I had a friend sent me this story today. He’s a man of strong Christian fiber and found this story to be compelling enough to pass it along to me and some others whom he knows can relate, on a limited basis, to the trials the man featured in this article is up against. The fact is, any of us who have lost a loved one or a family member can relate to some degree. However, this man’s story carries the grief and burden to a whole other level. It is a long, two part article but well worth the read. Not to worry, it is not over-the-top, heavy handed, Christian-bent article. It does, however, explain the importance that a strong Christian upbringing has played in the process of Chad’s learning to deal with the weight he has to carry.
The article can be found at http://www.msnbc.msn.com/id/40094048/ns/health-health_care
Chad’s blog, describing his journey and the efforts to keep his brother’s significant sacrifice alive can be found at http://cometoofar.com/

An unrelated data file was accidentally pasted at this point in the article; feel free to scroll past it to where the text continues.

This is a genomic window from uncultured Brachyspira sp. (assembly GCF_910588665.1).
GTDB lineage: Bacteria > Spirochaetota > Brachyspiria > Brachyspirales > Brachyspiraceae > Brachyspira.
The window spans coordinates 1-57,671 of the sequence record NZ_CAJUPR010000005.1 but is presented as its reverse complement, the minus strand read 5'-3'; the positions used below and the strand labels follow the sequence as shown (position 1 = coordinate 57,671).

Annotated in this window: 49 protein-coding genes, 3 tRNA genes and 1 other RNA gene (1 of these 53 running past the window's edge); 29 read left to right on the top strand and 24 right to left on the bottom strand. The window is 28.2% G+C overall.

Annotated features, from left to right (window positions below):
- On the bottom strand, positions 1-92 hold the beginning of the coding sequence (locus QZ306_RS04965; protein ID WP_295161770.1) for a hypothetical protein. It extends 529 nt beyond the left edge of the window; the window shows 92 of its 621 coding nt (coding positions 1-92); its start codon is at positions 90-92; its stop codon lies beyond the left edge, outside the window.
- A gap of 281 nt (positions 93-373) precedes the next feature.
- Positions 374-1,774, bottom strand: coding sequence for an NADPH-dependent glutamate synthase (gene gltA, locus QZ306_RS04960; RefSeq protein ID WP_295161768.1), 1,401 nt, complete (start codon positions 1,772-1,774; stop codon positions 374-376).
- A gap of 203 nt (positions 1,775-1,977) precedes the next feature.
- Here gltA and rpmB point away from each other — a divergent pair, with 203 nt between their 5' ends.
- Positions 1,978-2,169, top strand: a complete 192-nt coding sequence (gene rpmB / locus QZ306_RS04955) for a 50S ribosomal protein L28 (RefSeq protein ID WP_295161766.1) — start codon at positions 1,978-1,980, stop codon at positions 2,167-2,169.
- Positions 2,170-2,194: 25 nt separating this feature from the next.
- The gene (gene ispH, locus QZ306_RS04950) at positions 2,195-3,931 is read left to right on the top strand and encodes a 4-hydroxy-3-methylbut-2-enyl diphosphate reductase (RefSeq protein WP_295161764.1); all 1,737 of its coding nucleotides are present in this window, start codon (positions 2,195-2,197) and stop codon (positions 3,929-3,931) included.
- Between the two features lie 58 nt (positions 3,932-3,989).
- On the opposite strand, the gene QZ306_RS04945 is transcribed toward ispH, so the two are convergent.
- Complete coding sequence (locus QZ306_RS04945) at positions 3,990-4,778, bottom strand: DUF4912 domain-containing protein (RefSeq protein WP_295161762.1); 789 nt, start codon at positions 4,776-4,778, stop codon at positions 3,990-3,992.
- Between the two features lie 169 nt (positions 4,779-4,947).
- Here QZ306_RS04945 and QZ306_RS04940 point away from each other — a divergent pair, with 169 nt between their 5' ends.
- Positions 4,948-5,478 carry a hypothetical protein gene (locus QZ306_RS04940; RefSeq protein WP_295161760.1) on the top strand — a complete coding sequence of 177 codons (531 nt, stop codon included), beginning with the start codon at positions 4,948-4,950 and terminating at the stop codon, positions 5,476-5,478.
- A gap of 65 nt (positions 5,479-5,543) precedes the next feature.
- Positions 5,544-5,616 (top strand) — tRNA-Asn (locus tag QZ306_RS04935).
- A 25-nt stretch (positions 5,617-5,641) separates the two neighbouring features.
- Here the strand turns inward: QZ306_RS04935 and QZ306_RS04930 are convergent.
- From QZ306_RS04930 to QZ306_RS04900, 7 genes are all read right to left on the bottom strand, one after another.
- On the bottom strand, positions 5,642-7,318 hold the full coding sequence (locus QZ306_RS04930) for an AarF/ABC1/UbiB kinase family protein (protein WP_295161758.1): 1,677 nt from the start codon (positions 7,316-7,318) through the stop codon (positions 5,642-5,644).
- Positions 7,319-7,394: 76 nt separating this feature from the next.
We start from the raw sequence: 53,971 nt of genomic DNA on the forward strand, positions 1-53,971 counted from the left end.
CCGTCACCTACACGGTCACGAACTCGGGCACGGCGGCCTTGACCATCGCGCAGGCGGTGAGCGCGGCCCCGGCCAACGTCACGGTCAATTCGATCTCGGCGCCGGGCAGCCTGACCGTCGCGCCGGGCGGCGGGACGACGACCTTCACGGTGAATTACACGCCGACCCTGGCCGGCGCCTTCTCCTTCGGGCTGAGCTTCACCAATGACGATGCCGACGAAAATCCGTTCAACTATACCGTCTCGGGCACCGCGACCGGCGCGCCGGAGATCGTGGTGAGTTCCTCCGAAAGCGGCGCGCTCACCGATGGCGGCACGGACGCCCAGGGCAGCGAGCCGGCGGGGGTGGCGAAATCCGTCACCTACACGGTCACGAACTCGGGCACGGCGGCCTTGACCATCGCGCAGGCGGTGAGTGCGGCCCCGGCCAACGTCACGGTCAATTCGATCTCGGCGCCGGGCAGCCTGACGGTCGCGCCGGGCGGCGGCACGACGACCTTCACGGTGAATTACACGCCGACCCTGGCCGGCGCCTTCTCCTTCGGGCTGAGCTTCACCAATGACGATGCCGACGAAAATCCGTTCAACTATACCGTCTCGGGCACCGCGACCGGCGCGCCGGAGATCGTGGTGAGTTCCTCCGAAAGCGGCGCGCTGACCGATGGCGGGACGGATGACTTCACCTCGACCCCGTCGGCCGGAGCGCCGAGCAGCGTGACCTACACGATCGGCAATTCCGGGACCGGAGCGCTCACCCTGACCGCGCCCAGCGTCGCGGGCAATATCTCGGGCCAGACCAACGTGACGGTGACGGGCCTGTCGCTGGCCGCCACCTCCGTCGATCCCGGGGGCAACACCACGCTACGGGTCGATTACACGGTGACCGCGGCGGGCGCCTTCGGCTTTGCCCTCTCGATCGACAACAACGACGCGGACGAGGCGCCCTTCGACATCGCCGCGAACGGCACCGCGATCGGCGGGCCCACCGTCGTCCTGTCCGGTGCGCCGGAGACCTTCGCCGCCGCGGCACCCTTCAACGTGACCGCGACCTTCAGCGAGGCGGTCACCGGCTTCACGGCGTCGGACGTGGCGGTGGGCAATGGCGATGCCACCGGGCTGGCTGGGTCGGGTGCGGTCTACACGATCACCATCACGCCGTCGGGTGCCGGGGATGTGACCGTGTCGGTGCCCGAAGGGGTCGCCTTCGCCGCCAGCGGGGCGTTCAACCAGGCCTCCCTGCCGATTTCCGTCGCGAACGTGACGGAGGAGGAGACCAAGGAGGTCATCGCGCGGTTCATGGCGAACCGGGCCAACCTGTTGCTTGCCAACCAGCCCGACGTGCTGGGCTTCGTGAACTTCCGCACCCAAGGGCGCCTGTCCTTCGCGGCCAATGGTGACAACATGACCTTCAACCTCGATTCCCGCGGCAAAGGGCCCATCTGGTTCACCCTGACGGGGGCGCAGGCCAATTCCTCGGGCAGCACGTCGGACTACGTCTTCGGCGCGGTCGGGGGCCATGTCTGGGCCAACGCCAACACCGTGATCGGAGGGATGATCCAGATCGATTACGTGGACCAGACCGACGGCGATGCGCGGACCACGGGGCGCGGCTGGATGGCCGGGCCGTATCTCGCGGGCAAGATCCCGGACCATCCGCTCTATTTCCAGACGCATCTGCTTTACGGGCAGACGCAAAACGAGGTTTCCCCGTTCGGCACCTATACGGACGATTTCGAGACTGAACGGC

I find myself able to relate to these brothers passion for each other through the similar situation I share with my daughter, though on a much smaller scale. And when I say a much smaller scale I am referring to my ability to assist in her situation than what Ryan was able to do for his brother. As a child with a heart defect she periodically needs surgery. As a parent I am otherwise helpless in the process except for the fact that I share her blood type. As any parent would, it is without hesitation that I willingly offer my blood for her when surgery becomes necessary. Like most I would offer all the blood that flows through me to offer her the opportunity to live a full and complete life. I know this isn’t possible but it doesn’t lessen the desire I harbor to do everything in my power to help her. If it came down to it, could you do what Ryan did for his brother, Chad?